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Monday November 24, 2003

Over the weekend we had several discussions of some importance, and I can recommend starting Mail with Saturday. It will take a while to catch up, but there are some good letters and I made a lot of comments.

There were also a few relevant remarks and a short opera review in the Saturday View.


Today I got:

Subject: iPod movie...

Not that I have any dislike of Apple, I found this to be interesting, if not very funny:

I only sent this to you since you mentioned the iPod in your 11/17 Byte column.

Rob Madison

Which was interesting as humor -- I presume it isn't true -- but also because of the difficulties I had in viewing this little Quicktime Movie. I first went to that page and saw nothing but a head count and a button for downloading Quicktime. I was pretty sure I had Quicktime on this machine, but OK, let's install it. Things happened and I thought I had installed it, but in fact I clearly had not, and I still could not see the Dirty Secret movie. Eventually I reset the machine. The next time I went to that page I was again told I needed to install Quicktime, but this time it installed. There was some hoohaw about registration numbers but I left that blank and it all installed anyway. I still couldn't see the movie, so again I opened the page ( ) and Lo! the movie played. Very interesting. But I sure had to be determined.

On the story told in the Quicktime movie:

To the people who are wailing about their "unreplaceable battery" and the "$255 repair fee" allow me to suggest this:

AppleCare Protection Plan for iPod $59

Key Features
Comprehensive service and support
Extends telephone support from 90 days to up to two years
Extends hardware coverage from one year to up to two years
Provides expert support for both Mac and Windows users
Protection for the Apple iPod solution
Protects Apple iPod hardware and included accessories1:


iPod battery

iPod earphones

iPod dock

iPod wired remote

Other hardware accessories included in the iPod box

If you could let your readers know that this option exists now it would be great. You wouldn't believe how many people sent me this site within the last 48 hours. Just trying to do my part hear to inform everyone of their options.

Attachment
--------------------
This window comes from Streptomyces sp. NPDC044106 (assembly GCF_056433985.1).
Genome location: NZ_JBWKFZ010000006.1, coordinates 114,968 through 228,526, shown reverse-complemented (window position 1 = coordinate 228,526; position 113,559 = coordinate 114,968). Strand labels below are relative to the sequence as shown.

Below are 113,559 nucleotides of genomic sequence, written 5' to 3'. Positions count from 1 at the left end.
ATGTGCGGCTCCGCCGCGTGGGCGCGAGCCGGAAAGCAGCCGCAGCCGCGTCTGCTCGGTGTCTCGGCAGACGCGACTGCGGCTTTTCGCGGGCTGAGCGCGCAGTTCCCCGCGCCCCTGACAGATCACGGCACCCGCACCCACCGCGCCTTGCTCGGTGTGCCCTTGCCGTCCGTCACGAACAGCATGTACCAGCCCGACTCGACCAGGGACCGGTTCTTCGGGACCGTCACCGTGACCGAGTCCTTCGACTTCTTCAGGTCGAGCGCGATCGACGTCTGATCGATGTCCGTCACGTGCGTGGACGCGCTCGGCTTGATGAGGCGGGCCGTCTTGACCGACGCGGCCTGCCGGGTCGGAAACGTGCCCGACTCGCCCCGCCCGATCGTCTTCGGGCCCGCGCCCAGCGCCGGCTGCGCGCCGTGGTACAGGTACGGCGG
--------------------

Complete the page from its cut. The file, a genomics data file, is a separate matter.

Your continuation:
-Dan S.

I think the advice is obvious. Thanks. I'll take the policy when I buy my iPod... Still, why non-replaceable batteries? I thought that was a joke but I guess not. Roland adds:

which is worth a look. But in fact there is another and possibly much better alternative.


The slaughter continues in Iraq: we are up to two troopers a day now. This is still not many casualties for a war, but we don't act much like a nation at war except for the TSA which acts in the same stupid way war or not, a security bureaucracy, which like most bureaucracies isn't very good at anything but hiring and paying its own workers. I don't want to think about that just now; but any intelligent person could come up with better ways to protect us from having passenger airplanes taken over and used as cruise missiles against our cities, or from being hijacked in the first place for that matter: by better I mean at least as effective as TSA at present, and a lot cheaper. As to protecting us from suicide bombers who want to take out an airplane, that's not so easy if there are determined people who want to do it: we do need protection from idiot attacks of that kind. Is TSA effective at that?

Leave it. We really do need to think about Iraq. We are there. What now? The discussion began last week, and continues today.

With incidents like those over the weekend, with mutilation of our troopers, the Army will increasingly take matters into its own hands and use the Israeli tactics: which won't work any better for us than they have for the IDF in pacifying Palestine, but you have to let the troops kill some enemies and lay waste to some of their towns from time to time, and I don't mean that as cynically as it sounds. Taking the war to the enemy is not often a good idea in these situations. *Unless*: unless you act as if the enemy is not human, and you really carry out repression on a vast scale.

I point out that Saddam kept Mesopotamia pacified. As did the Turks.


And there is a letter about Microwave Thermal Rockets for those interested in space access.

I have a lot of mail about economics, job exports, tariff, and so forth: it will all go into a mail section soon when I can add my own thoughts. For now, I have work to do, and surely there is enough to occupy everyone...

On spam rage

I solemnly swear I will never vote to convict anyone of any crime if the victim is proven to be a mass spammer. 

Send him to jail for five years! He is interfering with free speech! Viva Spam! We have a right to spam!

The object of the Californian's anger was Douglas Mackay, president of DM Contact Management, which works for Albion Medical, a firm advertising the "Only Reliable, Medically Approved Penis Enhancement."

Poor baby! But he will get justice now as his victim gets 5 years. The Prison Guards Union needs prisoners.

I probably ought to get to work.





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Tuesday, November 25, 2003

  It's late. I'll catch up on mail when I can. We have a house guest who leaves shortly and I am then off to Glendale to buy a 15" Mac with the new OS...

I am also doing the final drafting of BURNING TOWER which is really interesting and I keep reading the book rather than working on it.

And otherwise it's just busy here.






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Wednesday, November 26, 2003